Policy making used to be about consensus and compromise. Once upon a time, if you convened a diverse group of participants, each with different interests and sensitivities, and came to an agreed upon understanding, you could declare victory. Imagine the group that came to this agreement consisted of entities ranging from civil liberties groups to industry trade associations. In 2013, that’s practically a unicorn.
And yet, it happened. In 2012, for the first time ever, the U.S. National Telecommunications and Information Administration (NTIA) convened a multi-stakeholder process on mobile privacy. After more than a year of work, privacy groups like Consumer Action, World Privacy Forum, FPF and the ACLU, and industry including the App Developers Alliance, Intuit, AT&T, Verizon, CTIA, SIIA and the Internet Commerce Coalition, came together in July to support a code of conduct for mobile app developer transparency.
Now, the NTIA multi-stakeholder process is taking a lot of criticism in the press. It didn’t go far enough. Or it went too far. It wasn’t focused. It was messy.
To that, we say, “Of course it was – this is how consensus is built.” The NTIA group may not have fundamentally altered the state of privacy in America. It wasn’t supposed to. Instead, it is one part of a broader strategy for incremental progress to develop flexible but enforceable privacy codes of conduct in the U.S. And yes, it was messy. Debate and compromise among stakeholders with divergent viewpoints will always be. The NTIA success is all the greater when one considers it came to a modest consensus in the absence of any immediate legislative or technical threat. This stands in stark contrast to the ongoing Do Not Track debate in the W3C. In the face of technical browser implementations and proposed legislation, the W3C group has yet to agree to anything, leaving the call for Do Not Track unanswered.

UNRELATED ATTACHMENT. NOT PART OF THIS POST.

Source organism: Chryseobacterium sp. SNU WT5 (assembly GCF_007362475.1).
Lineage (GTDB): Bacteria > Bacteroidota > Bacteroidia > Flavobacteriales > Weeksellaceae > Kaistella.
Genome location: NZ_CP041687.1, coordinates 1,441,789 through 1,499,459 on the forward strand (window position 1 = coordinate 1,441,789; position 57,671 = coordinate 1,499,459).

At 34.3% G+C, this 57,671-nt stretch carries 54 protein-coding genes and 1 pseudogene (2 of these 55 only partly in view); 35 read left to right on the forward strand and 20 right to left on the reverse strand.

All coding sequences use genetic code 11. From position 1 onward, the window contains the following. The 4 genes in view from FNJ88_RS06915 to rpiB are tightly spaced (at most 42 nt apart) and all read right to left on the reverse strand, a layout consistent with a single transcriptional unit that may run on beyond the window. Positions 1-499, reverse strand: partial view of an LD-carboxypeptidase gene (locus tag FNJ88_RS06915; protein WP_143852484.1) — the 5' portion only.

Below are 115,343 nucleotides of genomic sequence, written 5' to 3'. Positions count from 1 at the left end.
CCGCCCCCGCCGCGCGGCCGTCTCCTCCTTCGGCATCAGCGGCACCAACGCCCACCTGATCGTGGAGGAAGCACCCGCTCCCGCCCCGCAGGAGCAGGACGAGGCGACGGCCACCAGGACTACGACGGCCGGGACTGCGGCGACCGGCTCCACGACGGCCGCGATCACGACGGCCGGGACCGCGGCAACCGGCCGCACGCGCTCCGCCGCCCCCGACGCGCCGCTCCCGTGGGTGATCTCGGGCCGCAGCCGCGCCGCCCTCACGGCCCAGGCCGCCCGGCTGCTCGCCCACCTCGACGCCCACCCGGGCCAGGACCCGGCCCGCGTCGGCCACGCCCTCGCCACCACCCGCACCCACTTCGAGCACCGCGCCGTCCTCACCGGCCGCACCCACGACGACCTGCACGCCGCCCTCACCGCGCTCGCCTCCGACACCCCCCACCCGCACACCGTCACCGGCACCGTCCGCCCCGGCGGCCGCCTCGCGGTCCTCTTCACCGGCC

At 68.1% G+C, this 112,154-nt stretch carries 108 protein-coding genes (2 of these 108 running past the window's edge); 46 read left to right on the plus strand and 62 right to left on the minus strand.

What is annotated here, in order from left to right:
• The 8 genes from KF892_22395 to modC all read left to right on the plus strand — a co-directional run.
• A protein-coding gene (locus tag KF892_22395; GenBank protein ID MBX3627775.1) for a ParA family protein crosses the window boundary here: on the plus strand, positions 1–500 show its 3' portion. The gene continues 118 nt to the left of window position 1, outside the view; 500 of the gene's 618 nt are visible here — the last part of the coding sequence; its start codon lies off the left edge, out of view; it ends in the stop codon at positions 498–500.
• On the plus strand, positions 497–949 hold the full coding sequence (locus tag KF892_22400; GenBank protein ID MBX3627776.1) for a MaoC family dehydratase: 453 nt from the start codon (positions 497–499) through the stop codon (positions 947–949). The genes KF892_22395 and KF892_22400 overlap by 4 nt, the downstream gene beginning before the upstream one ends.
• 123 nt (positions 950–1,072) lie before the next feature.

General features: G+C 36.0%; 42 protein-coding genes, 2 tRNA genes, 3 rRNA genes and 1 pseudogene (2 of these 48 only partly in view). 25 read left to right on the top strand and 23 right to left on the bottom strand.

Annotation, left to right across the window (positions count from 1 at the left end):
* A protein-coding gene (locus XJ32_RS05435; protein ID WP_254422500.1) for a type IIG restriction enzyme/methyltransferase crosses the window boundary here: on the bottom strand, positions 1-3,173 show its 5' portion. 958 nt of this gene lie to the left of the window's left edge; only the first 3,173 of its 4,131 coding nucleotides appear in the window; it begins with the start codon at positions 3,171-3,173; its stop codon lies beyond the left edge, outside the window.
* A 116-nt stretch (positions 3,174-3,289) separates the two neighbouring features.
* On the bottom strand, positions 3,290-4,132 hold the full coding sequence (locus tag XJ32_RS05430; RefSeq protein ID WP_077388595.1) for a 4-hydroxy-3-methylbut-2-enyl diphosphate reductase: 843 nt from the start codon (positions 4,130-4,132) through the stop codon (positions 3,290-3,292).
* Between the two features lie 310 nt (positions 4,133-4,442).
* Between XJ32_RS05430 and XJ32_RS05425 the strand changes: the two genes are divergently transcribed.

The NTIA multi-stakeholder process should be applauded because it demonstrates that we can compromise – something that is becoming far less common in today’s polarized policy making environment. It should be supported because instead of a stalemate, we moved forward – standardized mobile privacy notices are now being deployed and tested in the field. It should be encouraged and yes, improved upon, because although it was not perfect, it was and is a step in the right direction for American consumers.